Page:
Background and Goals
At the 8th Trilateral Governmental Conference for the Environmental Protection of the Wadden Sea (Germany, 1997), it was decided to investigate the possible effects of an accelerated sea level rise. Proposals for future integrated coastal defence and nature conservation strategies were to be developed on the basis of this investigation. To this end, in 1998, the trilateral expert group "Coastal Protection and Sea Level Rise" (CPSL) was established, composed of representatives of the coastal defence and nature conservation management agencies of the three bordering countries of the Wadden Sea. The results were presented at the 9th Trilateral Governmental Conference for the Environmental Protection of the Wadden Sea in Esbjerg (Denmark) in 2001. Recognizing the high topicality and urgency of sustainable coastal defence strategies, the ministers decided to continue the work of the CPSL group. In this second stage (CPSL II: (2003 to 2005), the work focuses on the development of integrated solution strategies. The third phase was completed in 2010 with the third report: the focus of this study was the role of spatial planning and the management of sediment.
These integrated solution strategies will be examined on the following points:
- Safety standard;
- Environmental compatibility ("best environmental practice");
- Cost-benefit ratio;
- Public acceptance;
- Legal aspects;
- Conflicts with other interests in the Wadden Sea (e.g., tourism).
Furthermore, it should be guaranteed that the solutions developed for one part of the Wadden Sea would have no adverse effects on other areas. As the optimal solution strongly depends upon the future development of the Wadden Sea, two geomorphological scenarios will be developed and examined. The results of CPSL II serve as the basis for the 10th Trilateral Governmental Conference for the Environmental Protection of the Wadden Sea in 2005.
The first objective of the expert group is to develop a common understanding of the most important processes in the Wadden Sea regarding geomorphology, biology and coastal defence. Building on this, the effects on selected physical, biological and socio-economic parameters are studied, based on scenarios of sea level rise . Next, sustainable coastal defence measures (so-called "Best Environmental Practices") will be selected that can be used to ensure that the current safety standards can be guaranteed in the future.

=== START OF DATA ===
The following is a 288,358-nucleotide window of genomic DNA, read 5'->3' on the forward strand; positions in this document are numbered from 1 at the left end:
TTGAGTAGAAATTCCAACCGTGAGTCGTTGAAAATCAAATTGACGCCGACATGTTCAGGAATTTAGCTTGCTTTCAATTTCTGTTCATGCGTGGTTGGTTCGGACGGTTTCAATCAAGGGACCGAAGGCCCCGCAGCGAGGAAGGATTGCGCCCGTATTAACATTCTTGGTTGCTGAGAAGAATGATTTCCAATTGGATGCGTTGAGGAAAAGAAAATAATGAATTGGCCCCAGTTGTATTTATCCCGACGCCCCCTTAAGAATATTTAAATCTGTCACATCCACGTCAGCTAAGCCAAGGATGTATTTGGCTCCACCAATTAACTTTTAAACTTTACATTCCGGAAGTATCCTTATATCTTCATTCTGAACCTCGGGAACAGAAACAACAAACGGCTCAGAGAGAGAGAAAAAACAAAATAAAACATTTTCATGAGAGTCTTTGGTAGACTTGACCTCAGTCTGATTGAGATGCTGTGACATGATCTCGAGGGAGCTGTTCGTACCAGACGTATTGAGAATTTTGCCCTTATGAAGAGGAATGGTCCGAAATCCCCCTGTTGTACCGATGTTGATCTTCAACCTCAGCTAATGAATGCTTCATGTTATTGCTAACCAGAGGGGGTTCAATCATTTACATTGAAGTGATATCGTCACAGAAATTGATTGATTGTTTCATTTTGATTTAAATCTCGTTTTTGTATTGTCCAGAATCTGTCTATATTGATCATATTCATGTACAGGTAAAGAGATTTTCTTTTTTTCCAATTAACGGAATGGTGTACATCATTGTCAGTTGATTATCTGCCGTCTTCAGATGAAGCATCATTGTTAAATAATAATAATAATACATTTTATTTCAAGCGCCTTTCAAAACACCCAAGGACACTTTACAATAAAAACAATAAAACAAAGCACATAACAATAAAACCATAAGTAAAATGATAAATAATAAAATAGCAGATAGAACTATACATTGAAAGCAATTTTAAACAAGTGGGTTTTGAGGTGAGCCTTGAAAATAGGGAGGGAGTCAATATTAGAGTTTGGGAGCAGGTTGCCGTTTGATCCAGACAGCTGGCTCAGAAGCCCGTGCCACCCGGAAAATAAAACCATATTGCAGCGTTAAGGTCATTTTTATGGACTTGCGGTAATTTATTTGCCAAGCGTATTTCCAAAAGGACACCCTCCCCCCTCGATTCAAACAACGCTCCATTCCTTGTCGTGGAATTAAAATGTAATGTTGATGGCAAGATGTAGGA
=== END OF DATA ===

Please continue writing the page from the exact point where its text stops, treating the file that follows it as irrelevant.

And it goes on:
- Lower Saxony
- coasts: North Sea-/Baltic Sea coasts
- North-West German lowland
Steps in the process of adaptation to climate change
Step 1: Understand and describe climate change
Three scenarios are used for the sea level rise: +10 cms, +25 cms and +50 cms. Two geomorphological scenarios were devised for the future development of the Wadden Sea.
- Sea level rise und storm surges
- medium term = to 2050
Step 2a: Identify and assess risks - climate effects and impact
The climate change effects on selected physical, biological and socio-economic parameters of the Wadden Sea are analysed Characteristic elements of the Wadden sea system are the barrier islands, the tidal inlets, the ebb-tidal deltas, the tidal channels, the tidal flats and the salt marshes, and there is a constant sediment exchange between these elements.
For the scenario with +25cms of sea level rise by the year 2050 no significant changes in the Wadden Sea ecosystem (geomorphology and biology) are expected. However, the costs for coastal defence could rise by between 5 and 15%. For the scenario with +50cms of sea level rise by the year 2050, the capacity of the Wadden Sea to balance changes in the system through sediment distribution could be exceeded. Consequently, the tidal basins could evolve into coastal lagoons comprising large, permanently flooded areas. Such a geomorphological development would significantly affect and change the biological systems. Also, the costs for coastal defence could double in this scenario, if current safety standards were to be maintained.